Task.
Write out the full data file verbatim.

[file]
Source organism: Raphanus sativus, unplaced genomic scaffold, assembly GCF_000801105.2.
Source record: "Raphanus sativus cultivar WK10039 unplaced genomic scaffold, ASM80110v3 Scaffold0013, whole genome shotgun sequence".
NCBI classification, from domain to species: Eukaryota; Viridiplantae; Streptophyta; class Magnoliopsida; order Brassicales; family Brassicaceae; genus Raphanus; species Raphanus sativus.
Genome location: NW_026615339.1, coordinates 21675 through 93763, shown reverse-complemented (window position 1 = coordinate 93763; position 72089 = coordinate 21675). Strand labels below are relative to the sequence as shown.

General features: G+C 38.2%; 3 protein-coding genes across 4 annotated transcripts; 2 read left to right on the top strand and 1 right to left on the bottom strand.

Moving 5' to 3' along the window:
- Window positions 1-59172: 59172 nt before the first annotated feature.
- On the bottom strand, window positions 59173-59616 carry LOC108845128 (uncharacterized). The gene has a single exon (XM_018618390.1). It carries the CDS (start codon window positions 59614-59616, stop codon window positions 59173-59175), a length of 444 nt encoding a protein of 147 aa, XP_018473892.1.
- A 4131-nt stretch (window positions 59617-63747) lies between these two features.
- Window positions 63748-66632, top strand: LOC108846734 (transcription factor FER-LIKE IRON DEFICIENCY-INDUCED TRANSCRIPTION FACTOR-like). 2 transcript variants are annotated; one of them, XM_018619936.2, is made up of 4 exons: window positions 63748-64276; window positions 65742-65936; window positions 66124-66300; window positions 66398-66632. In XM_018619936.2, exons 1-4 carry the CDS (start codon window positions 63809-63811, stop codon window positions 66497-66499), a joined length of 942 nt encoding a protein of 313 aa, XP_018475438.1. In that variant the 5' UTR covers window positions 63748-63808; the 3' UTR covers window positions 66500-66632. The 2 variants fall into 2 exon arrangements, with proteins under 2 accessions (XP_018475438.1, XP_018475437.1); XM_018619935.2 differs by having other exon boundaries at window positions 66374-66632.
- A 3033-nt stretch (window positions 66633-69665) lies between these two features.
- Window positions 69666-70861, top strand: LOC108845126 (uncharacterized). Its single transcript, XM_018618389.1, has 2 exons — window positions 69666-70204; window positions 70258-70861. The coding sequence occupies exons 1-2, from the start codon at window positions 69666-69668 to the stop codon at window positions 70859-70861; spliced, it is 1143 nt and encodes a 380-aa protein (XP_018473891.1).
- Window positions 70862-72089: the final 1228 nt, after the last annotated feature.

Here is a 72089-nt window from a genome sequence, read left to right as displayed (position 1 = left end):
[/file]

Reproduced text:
Source organism: Raphanus sativus, unplaced genomic scaffold, assembly GCF_000801105.2.
Source record: "Raphanus sativus cultivar WK10039 unplaced genomic scaffold, ASM80110v3 Scaffold0013, whole genome shotgun sequence".
NCBI classification, from domain to species: Eukaryota; Viridiplantae; Streptophyta; class Magnoliopsida; order Brassicales; family Brassicaceae; genus Raphanus; species Raphanus sativus.
Genome location: NW_026615339.1, coordinates 21675 through 93763, shown reverse-complemented (window position 1 = coordinate 93763; position 72089 = coordinate 21675). Strand labels below are relative to the sequence as shown.

General features: G+C 38.2%; 3 protein-coding genes across 4 annotated transcripts; 2 read left to right on the top strand and 1 right to left on the bottom strand.

Moving 5' to 3' along the window:
- Window positions 1-59172: 59172 nt before the first annotated feature.
- On the bottom strand, window positions 59173-59616 carry LOC108845128 (uncharacterized). The gene has a single exon (XM_018618390.1). It carries the CDS (start codon window positions 59614-59616, stop codon window positions 59173-59175), a length of 444 nt encoding a protein of 147 aa, XP_018473892.1.
- A 4131-nt stretch (window positions 59617-63747) lies between these two features.
- Window positions 63748-66632, top strand: LOC108846734 (transcription factor FER-LIKE IRON DEFICIENCY-INDUCED TRANSCRIPTION FACTOR-like). 2 transcript variants are annotated; one of them, XM_018619936.2, is made up of 4 exons: window positions 63748-64276; window positions 65742-65936; window positions 66124-66300; window positions 66398-66632. In XM_018619936.2, exons 1-4 carry the CDS (start codon window positions 63809-63811, stop codon window positions 66497-66499), a joined length of 942 nt encoding a protein of 313 aa, XP_018475438.1. In that variant the 5' UTR covers window positions 63748-63808; the 3' UTR covers window positions 66500-66632. The 2 variants fall into 2 exon arrangements, with proteins under 2 accessions (XP_018475438.1, XP_018475437.1); XM_018619935.2 differs by having other exon boundaries at window positions 66374-66632.
- A 3033-nt stretch (window positions 66633-69665) lies between these two features.
- Window positions 69666-70861, top strand: LOC108845126 (uncharacterized). Its single transcript, XM_018618389.1, has 2 exons — window positions 69666-70204; window positions 70258-70861. The coding sequence occupies exons 1-2, from the start codon at window positions 69666-69668 to the stop codon at window positions 70859-70861; spliced, it is 1143 nt and encodes a 380-aa protein (XP_018473891.1).
- Window positions 70862-72089: the final 1228 nt, after the last annotated feature.

Here is a 72089-nt window from a genome sequence, read left to right as displayed (position 1 = left end):